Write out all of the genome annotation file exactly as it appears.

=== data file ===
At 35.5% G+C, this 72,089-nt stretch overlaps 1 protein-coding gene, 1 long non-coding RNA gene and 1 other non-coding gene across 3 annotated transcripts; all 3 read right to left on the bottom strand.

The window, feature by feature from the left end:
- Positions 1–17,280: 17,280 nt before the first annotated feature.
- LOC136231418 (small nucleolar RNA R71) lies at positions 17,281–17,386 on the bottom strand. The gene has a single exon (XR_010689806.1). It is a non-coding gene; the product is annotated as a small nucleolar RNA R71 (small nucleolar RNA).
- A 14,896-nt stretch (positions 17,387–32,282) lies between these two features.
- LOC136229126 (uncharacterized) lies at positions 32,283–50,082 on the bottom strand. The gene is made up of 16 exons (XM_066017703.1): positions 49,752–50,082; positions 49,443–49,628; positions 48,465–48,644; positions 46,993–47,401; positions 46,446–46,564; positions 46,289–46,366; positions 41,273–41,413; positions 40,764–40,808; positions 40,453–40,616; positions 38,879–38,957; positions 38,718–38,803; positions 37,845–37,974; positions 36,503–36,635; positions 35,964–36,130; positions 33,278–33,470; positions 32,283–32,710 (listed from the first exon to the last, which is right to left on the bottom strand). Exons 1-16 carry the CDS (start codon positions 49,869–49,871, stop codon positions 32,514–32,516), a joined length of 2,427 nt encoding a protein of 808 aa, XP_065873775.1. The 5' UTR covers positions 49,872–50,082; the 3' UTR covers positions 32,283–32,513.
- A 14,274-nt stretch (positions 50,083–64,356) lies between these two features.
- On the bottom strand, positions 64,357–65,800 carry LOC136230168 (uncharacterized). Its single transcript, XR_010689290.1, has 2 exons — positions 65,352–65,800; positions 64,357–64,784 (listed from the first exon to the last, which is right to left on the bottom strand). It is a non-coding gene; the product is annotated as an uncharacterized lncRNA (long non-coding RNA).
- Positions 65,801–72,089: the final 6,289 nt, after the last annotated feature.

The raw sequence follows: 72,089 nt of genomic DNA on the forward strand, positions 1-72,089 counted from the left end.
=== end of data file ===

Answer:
At 35.5% G+C, this 72,089-nt stretch overlaps 1 protein-coding gene, 1 long non-coding RNA gene and 1 other non-coding gene across 3 annotated transcripts; all 3 read right to left on the bottom strand.

The window, feature by feature from the left end:
- Positions 1–17,280: 17,280 nt before the first annotated feature.
- LOC136231418 (small nucleolar RNA R71) lies at positions 17,281–17,386 on the bottom strand. The gene has a single exon (XR_010689806.1). It is a non-coding gene; the product is annotated as a small nucleolar RNA R71 (small nucleolar RNA).
- A 14,896-nt stretch (positions 17,387–32,282) lies between these two features.
- LOC136229126 (uncharacterized) lies at positions 32,283–50,082 on the bottom strand. The gene is made up of 16 exons (XM_066017703.1): positions 49,752–50,082; positions 49,443–49,628; positions 48,465–48,644; positions 46,993–47,401; positions 46,446–46,564; positions 46,289–46,366; positions 41,273–41,413; positions 40,764–40,808; positions 40,453–40,616; positions 38,879–38,957; positions 38,718–38,803; positions 37,845–37,974; positions 36,503–36,635; positions 35,964–36,130; positions 33,278–33,470; positions 32,283–32,710 (listed from the first exon to the last, which is right to left on the bottom strand). Exons 1-16 carry the CDS (start codon positions 49,869–49,871, stop codon positions 32,514–32,516), a joined length of 2,427 nt encoding a protein of 808 aa, XP_065873775.1. The 5' UTR covers positions 49,872–50,082; the 3' UTR covers positions 32,283–32,513.
- A 14,274-nt stretch (positions 50,083–64,356) lies between these two features.
- On the bottom strand, positions 64,357–65,800 carry LOC136230168 (uncharacterized). Its single transcript, XR_010689290.1, has 2 exons — positions 65,352–65,800; positions 64,357–64,784 (listed from the first exon to the last, which is right to left on the bottom strand). It is a non-coding gene; the product is annotated as an uncharacterized lncRNA (long non-coding RNA).
- Positions 65,801–72,089: the final 6,289 nt, after the last annotated feature.

The raw sequence follows: 72,089 nt of genomic DNA on the forward strand, positions 1-72,089 counted from the left end.